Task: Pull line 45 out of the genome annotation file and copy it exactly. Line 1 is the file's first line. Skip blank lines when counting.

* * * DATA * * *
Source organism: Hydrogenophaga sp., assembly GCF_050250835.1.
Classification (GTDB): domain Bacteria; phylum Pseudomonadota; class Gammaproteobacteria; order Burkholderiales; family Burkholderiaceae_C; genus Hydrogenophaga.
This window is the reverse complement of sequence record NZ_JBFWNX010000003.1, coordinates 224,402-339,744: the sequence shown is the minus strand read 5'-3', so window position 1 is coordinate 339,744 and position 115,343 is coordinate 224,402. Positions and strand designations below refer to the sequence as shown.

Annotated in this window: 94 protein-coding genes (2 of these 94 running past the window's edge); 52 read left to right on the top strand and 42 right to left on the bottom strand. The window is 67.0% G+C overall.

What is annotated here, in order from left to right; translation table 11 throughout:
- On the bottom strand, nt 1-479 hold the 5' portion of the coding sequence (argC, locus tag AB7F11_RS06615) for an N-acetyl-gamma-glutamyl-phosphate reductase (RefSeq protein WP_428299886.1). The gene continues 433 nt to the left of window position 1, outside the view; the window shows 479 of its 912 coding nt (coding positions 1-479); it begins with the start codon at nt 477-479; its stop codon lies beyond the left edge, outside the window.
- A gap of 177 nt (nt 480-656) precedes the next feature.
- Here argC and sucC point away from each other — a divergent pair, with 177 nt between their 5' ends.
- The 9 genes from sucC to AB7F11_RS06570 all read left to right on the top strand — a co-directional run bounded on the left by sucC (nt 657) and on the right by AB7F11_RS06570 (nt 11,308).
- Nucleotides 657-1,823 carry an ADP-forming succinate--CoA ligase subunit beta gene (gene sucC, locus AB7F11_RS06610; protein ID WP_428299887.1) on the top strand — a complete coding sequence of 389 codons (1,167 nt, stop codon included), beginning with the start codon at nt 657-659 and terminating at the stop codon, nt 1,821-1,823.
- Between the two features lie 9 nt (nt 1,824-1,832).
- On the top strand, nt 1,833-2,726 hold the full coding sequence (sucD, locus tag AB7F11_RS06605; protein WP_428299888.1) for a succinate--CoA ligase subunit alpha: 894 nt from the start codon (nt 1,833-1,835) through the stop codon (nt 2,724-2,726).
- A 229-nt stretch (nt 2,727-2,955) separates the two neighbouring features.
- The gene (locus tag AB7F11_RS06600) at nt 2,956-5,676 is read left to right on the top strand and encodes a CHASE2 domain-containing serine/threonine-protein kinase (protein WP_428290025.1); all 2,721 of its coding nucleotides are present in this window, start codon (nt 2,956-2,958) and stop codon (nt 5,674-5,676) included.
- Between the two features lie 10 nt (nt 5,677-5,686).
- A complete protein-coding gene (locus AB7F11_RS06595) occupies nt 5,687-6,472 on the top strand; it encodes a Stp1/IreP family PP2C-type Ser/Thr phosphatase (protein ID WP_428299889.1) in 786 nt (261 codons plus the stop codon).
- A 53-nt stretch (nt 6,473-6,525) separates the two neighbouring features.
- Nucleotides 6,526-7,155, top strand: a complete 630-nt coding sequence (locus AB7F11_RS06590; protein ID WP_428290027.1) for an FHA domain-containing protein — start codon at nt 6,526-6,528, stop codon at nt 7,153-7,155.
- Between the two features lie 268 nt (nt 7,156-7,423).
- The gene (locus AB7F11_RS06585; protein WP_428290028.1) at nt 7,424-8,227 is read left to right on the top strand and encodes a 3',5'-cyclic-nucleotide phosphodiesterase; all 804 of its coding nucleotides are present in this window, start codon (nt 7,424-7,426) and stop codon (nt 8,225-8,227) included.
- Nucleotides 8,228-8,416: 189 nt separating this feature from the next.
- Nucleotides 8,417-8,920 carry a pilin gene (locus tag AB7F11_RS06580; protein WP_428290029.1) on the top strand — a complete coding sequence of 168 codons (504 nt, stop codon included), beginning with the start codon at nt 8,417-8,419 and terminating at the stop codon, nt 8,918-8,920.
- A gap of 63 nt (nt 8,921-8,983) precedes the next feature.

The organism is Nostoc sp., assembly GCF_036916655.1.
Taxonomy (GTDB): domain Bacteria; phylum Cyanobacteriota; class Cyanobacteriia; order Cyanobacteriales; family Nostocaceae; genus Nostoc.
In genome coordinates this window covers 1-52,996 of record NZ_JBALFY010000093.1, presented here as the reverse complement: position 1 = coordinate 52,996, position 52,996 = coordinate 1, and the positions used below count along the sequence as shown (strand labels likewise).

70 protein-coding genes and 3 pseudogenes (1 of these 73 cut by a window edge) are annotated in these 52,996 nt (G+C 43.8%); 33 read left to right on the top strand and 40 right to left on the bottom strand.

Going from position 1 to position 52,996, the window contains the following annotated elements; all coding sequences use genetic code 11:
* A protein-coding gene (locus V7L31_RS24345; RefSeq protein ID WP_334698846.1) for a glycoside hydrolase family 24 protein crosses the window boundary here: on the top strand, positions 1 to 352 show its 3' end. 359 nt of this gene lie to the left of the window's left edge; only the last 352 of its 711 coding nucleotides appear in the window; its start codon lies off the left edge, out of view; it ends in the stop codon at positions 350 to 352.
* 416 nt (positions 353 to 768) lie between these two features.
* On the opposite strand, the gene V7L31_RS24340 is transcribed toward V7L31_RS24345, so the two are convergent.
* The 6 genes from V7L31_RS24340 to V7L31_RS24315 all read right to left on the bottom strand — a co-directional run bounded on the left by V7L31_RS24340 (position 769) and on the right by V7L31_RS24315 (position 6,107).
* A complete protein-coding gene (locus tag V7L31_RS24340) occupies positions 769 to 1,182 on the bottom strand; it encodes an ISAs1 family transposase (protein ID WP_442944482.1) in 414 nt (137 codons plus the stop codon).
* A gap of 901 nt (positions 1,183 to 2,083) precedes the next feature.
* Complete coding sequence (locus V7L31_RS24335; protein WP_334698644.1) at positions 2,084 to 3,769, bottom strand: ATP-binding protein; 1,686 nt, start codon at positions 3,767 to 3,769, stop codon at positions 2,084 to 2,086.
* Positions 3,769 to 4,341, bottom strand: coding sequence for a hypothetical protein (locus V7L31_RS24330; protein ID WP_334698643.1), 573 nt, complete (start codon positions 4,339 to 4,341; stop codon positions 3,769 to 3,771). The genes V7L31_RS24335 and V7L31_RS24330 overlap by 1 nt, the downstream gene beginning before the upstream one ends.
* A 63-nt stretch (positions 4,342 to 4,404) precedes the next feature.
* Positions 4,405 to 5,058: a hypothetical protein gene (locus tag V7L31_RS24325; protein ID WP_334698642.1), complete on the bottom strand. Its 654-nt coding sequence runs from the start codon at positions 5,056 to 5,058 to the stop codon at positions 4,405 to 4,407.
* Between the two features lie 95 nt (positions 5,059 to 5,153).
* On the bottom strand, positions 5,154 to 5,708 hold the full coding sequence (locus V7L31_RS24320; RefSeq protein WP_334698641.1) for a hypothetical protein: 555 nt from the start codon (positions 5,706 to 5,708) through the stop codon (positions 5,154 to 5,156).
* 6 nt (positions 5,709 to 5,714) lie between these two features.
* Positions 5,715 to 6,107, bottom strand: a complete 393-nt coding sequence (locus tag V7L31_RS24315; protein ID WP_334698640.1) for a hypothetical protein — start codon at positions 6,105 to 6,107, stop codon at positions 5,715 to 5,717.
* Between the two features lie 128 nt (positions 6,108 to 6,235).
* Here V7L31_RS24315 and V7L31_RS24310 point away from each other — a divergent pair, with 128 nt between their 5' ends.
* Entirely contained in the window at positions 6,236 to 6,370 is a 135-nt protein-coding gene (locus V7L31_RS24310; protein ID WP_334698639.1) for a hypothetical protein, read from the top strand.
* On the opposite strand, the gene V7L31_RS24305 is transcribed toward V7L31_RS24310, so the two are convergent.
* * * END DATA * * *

* Entirely contained in the window at positions 6,236 to 6,370 is a 135-nt protein-coding gene (locus V7L31_RS24310; protein ID WP_334698639.1) for a hypothetical protein, read from the top strand.